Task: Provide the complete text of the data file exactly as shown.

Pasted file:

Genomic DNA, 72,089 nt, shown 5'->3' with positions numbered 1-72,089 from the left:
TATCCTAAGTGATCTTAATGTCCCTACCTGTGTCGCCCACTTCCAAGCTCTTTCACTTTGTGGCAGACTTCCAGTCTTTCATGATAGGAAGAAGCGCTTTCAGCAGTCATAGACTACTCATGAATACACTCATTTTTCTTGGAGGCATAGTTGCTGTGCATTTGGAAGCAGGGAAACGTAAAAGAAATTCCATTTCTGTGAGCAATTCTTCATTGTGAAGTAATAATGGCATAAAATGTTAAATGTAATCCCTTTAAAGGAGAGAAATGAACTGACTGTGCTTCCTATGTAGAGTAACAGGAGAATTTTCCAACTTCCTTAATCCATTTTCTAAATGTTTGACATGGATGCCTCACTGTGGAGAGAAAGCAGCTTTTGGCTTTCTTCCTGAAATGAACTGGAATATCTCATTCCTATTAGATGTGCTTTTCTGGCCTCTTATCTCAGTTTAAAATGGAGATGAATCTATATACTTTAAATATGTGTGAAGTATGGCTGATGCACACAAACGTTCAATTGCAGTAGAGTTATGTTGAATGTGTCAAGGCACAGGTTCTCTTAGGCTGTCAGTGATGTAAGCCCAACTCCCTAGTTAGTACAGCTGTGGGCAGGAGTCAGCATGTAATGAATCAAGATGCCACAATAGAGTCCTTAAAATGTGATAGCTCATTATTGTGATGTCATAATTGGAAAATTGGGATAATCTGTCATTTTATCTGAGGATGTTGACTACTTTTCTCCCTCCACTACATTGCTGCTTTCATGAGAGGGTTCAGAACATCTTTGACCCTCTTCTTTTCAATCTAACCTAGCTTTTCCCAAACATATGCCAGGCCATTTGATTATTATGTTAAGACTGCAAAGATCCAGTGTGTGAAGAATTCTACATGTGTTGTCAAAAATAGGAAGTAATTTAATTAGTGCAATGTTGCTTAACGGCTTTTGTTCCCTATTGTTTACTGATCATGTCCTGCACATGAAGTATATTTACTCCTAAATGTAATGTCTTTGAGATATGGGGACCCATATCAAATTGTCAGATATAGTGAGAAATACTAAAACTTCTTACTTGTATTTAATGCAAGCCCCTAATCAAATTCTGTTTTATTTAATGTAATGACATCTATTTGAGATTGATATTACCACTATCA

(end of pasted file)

Genomic DNA, 72,089 nt, shown 5'->3' with positions numbered 1-72,089 from the left:
TATCCTAAGTGATCTTAATGTCCCTACCTGTGTCGCCCACTTCCAAGCTCTTTCACTTTGTGGCAGACTTCCAGTCTTTCATGATAGGAAGAAGCGCTTTCAGCAGTCATAGACTACTCATGAATACACTCATTTTTCTTGGAGGCATAGTTGCTGTGCATTTGGAAGCAGGGAAACGTAAAAGAAATTCCATTTCTGTGAGCAATTCTTCATTGTGAAGTAATAATGGCATAAAATGTTAAATGTAATCCCTTTAAAGGAGAGAAATGAACTGACTGTGCTTCCTATGTAGAGTAACAGGAGAATTTTCCAACTTCCTTAATCCATTTTCTAAATGTTTGACATGGATGCCTCACTGTGGAGAGAAAGCAGCTTTTGGCTTTCTTCCTGAAATGAACTGGAATATCTCATTCCTATTAGATGTGCTTTTCTGGCCTCTTATCTCAGTTTAAAATGGAGATGAATCTATATACTTTAAATATGTGTGAAGTATGGCTGATGCACACAAACGTTCAATTGCAGTAGAGTTATGTTGAATGTGTCAAGGCACAGGTTCTCTTAGGCTGTCAGTGATGTAAGCCCAACTCCCTAGTTAGTACAGCTGTGGGCAGGAGTCAGCATGTAATGAATCAAGATGCCACAATAGAGTCCTTAAAATGTGATAGCTCATTATTGTGATGTCATAATTGGAAAATTGGGATAATCTGTCATTTTATCTGAGGATGTTGACTACTTTTCTCCCTCCACTACATTGCTGCTTTCATGAGAGGGTTCAGAACATCTTTGACCCTCTTCTTTTCAATCTAACCTAGCTTTTCCCAAACATATGCCAGGCCATTTGATTATTATGTTAAGACTGCAAAGATCCAGTGTGTGAAGAATTCTACATGTGTTGTCAAAAATAGGAAGTAATTTAATTAGTGCAATGTTGCTTAACGGCTTTTGTTCCCTATTGTTTACTGATCATGTCCTGCACATGAAGTATATTTACTCCTAAATGTAATGTCTTTGAGATATGGGGACCCATATCAAATTGTCAGATATAGTGAGAAATACTAAAACTTCTTACTTGTATTTAATGCAAGCCCCTAATCAAATTCTGTTTTATTTAATGTAATGACATCTATTTGAGATTGATATTACCACTATCA